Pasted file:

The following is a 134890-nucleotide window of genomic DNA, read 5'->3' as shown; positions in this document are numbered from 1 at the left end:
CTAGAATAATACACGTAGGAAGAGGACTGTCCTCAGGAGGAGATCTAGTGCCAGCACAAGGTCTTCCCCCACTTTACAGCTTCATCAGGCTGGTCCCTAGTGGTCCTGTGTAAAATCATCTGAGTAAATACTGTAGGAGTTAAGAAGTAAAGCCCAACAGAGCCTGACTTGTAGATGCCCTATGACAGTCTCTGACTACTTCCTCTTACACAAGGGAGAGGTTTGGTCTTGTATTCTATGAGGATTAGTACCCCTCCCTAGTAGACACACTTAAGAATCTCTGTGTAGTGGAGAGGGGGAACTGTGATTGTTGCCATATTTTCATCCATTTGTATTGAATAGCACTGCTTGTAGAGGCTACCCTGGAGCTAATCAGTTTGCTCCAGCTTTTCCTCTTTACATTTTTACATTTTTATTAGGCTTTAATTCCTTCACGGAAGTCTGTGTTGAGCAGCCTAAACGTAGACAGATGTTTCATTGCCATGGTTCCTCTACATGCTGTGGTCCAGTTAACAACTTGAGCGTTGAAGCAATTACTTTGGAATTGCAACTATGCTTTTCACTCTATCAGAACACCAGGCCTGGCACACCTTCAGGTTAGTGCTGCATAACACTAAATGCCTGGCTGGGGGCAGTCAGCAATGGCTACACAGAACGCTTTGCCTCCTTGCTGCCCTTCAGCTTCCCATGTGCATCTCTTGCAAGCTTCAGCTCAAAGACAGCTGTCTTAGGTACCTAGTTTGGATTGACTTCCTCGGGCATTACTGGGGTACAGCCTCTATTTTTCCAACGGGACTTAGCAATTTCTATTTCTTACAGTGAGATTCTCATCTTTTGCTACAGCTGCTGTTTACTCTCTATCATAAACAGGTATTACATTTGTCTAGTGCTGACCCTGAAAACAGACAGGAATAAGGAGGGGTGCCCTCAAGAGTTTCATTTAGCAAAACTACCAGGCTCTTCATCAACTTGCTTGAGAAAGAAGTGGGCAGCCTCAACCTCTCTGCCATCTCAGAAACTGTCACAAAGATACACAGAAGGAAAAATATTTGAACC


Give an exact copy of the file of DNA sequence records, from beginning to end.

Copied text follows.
The following is a 134890-nucleotide window of genomic DNA, read 5'->3' as shown; positions in this document are numbered from 1 at the left end:
CTAGAATAATACACGTAGGAAGAGGACTGTCCTCAGGAGGAGATCTAGTGCCAGCACAAGGTCTTCCCCCACTTTACAGCTTCATCAGGCTGGTCCCTAGTGGTCCTGTGTAAAATCATCTGAGTAAATACTGTAGGAGTTAAGAAGTAAAGCCCAACAGAGCCTGACTTGTAGATGCCCTATGACAGTCTCTGACTACTTCCTCTTACACAAGGGAGAGGTTTGGTCTTGTATTCTATGAGGATTAGTACCCCTCCCTAGTAGACACACTTAAGAATCTCTGTGTAGTGGAGAGGGGGAACTGTGATTGTTGCCATATTTTCATCCATTTGTATTGAATAGCACTGCTTGTAGAGGCTACCCTGGAGCTAATCAGTTTGCTCCAGCTTTTCCTCTTTACATTTTTACATTTTTATTAGGCTTTAATTCCTTCACGGAAGTCTGTGTTGAGCAGCCTAAACGTAGACAGATGTTTCATTGCCATGGTTCCTCTACATGCTGTGGTCCAGTTAACAACTTGAGCGTTGAAGCAATTACTTTGGAATTGCAACTATGCTTTTCACTCTATCAGAACACCAGGCCTGGCACACCTTCAGGTTAGTGCTGCATAACACTAAATGCCTGGCTGGGGGCAGTCAGCAATGGCTACACAGAACGCTTTGCCTCCTTGCTGCCCTTCAGCTTCCCATGTGCATCTCTTGCAAGCTTCAGCTCAAAGACAGCTGTCTTAGGTACCTAGTTTGGATTGACTTCCTCGGGCATTACTGGGGTACAGCCTCTATTTTTCCAACGGGACTTAGCAATTTCTATTTCTTACAGTGAGATTCTCATCTTTTGCTACAGCTGCTGTTTACTCTCTATCATAAACAGGTATTACATTTGTCTAGTGCTGACCCTGAAAACAGACAGGAATAAGGAGGGGTGCCCTCAAGAGTTTCATTTAGCAAAACTACCAGGCTCTTCATCAACTTGCTTGAGAAAGAAGTGGGCAGCCTCAACCTCTCTGCCATCTCAGAAACTGTCACAAAGATACACAGAAGGAAAAATATTTGAACC